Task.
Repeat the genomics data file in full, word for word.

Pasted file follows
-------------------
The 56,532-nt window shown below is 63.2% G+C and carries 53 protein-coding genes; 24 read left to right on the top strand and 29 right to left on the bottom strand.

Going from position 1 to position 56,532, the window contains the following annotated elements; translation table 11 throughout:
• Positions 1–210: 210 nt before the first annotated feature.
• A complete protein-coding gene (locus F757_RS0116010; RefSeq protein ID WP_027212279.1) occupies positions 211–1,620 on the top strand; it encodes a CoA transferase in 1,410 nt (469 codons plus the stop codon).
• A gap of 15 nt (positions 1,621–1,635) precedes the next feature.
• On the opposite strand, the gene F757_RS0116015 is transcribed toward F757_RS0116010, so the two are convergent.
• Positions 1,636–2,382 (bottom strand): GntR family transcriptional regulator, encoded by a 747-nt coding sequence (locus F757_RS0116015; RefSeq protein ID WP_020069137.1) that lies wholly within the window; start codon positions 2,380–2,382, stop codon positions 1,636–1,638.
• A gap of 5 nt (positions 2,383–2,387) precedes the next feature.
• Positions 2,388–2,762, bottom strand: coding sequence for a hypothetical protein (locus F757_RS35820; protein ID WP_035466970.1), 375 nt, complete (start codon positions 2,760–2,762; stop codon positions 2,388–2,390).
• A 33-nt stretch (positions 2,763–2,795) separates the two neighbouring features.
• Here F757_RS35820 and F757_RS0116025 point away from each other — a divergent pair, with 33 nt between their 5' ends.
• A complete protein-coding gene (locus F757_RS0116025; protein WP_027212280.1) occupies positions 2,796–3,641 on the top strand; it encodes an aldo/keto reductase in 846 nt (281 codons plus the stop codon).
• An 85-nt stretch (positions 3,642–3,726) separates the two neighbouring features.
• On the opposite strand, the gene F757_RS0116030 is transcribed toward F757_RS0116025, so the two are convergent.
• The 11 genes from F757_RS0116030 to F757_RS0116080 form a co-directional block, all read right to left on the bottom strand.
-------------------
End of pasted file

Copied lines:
The 56,532-nt window shown below is 63.2% G+C and carries 53 protein-coding genes; 24 read left to right on the top strand and 29 right to left on the bottom strand.

Going from position 1 to position 56,532, the window contains the following annotated elements; translation table 11 throughout:
• Positions 1–210: 210 nt before the first annotated feature.
• A complete protein-coding gene (locus F757_RS0116010; RefSeq protein ID WP_027212279.1) occupies positions 211–1,620 on the top strand; it encodes a CoA transferase in 1,410 nt (469 codons plus the stop codon).
• A gap of 15 nt (positions 1,621–1,635) precedes the next feature.
• On the opposite strand, the gene F757_RS0116015 is transcribed toward F757_RS0116010, so the two are convergent.
• Positions 1,636–2,382 (bottom strand): GntR family transcriptional regulator, encoded by a 747-nt coding sequence (locus F757_RS0116015; RefSeq protein ID WP_020069137.1) that lies wholly within the window; start codon positions 2,380–2,382, stop codon positions 1,636–1,638.
• A gap of 5 nt (positions 2,383–2,387) precedes the next feature.
• Positions 2,388–2,762, bottom strand: coding sequence for a hypothetical protein (locus F757_RS35820; protein ID WP_035466970.1), 375 nt, complete (start codon positions 2,760–2,762; stop codon positions 2,388–2,390).
• A 33-nt stretch (positions 2,763–2,795) separates the two neighbouring features.
• Here F757_RS35820 and F757_RS0116025 point away from each other — a divergent pair, with 33 nt between their 5' ends.
• A complete protein-coding gene (locus F757_RS0116025; protein WP_027212280.1) occupies positions 2,796–3,641 on the top strand; it encodes an aldo/keto reductase in 846 nt (281 codons plus the stop codon).
• An 85-nt stretch (positions 3,642–3,726) separates the two neighbouring features.
• On the opposite strand, the gene F757_RS0116030 is transcribed toward F757_RS0116025, so the two are convergent.
• The 11 genes from F757_RS0116030 to F757_RS0116080 form a co-directional block, all read right to left on the bottom strand.